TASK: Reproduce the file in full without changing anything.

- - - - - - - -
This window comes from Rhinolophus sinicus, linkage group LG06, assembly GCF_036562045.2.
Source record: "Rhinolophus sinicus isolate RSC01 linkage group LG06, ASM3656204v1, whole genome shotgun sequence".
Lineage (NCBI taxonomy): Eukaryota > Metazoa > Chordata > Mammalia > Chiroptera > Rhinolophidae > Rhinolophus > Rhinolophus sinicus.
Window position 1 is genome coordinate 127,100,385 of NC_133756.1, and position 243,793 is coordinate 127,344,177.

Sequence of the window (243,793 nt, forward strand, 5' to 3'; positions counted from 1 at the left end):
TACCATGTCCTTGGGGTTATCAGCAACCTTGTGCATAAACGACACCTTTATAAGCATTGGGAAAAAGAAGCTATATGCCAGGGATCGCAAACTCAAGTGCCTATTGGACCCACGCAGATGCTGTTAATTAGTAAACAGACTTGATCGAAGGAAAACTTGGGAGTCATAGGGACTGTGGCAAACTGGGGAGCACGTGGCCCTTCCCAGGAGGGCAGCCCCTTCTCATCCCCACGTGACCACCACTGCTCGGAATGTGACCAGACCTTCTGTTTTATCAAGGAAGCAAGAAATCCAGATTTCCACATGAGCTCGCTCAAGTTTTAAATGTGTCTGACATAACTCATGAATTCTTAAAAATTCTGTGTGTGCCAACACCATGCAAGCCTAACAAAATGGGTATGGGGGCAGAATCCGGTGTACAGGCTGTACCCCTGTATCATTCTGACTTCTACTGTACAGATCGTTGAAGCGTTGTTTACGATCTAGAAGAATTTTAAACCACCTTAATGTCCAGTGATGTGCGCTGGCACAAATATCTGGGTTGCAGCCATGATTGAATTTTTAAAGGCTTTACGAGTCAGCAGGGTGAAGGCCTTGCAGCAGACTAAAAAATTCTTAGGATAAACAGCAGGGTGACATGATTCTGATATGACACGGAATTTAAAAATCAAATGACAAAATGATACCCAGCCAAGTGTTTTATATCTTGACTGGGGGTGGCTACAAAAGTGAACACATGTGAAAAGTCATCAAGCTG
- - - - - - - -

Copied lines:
This window comes from Rhinolophus sinicus, linkage group LG06, assembly GCF_036562045.2.
Source record: "Rhinolophus sinicus isolate RSC01 linkage group LG06, ASM3656204v1, whole genome shotgun sequence".
Lineage (NCBI taxonomy): Eukaryota > Metazoa > Chordata > Mammalia > Chiroptera > Rhinolophidae > Rhinolophus > Rhinolophus sinicus.
Window position 1 is genome coordinate 127,100,385 of NC_133756.1, and position 243,793 is coordinate 127,344,177.

Sequence of the window (243,793 nt, forward strand, 5' to 3'; positions counted from 1 at the left end):
TACCATGTCCTTGGGGTTATCAGCAACCTTGTGCATAAACGACACCTTTATAAGCATTGGGAAAAAGAAGCTATATGCCAGGGATCGCAAACTCAAGTGCCTATTGGACCCACGCAGATGCTGTTAATTAGTAAACAGACTTGATCGAAGGAAAACTTGGGAGTCATAGGGACTGTGGCAAACTGGGGAGCACGTGGCCCTTCCCAGGAGGGCAGCCCCTTCTCATCCCCACGTGACCACCACTGCTCGGAATGTGACCAGACCTTCTGTTTTATCAAGGAAGCAAGAAATCCAGATTTCCACATGAGCTCGCTCAAGTTTTAAATGTGTCTGACATAACTCATGAATTCTTAAAAATTCTGTGTGTGCCAACACCATGCAAGCCTAACAAAATGGGTATGGGGGCAGAATCCGGTGTACAGGCTGTACCCCTGTATCATTCTGACTTCTACTGTACAGATCGTTGAAGCGTTGTTTACGATCTAGAAGAATTTTAAACCACCTTAATGTCCAGTGATGTGCGCTGGCACAAATATCTGGGTTGCAGCCATGATTGAATTTTTAAAGGCTTTACGAGTCAGCAGGGTGAAGGCCTTGCAGCAGACTAAAAAATTCTTAGGATAAACAGCAGGGTGACATGATTCTGATATGACACGGAATTTAAAAATCAAATGACAAAATGATACCCAGCCAAGTGTTTTATATCTTGACTGGGGGTGGCTACAAAAGTGAACACATGTGAAAAGTCATCAAGCTG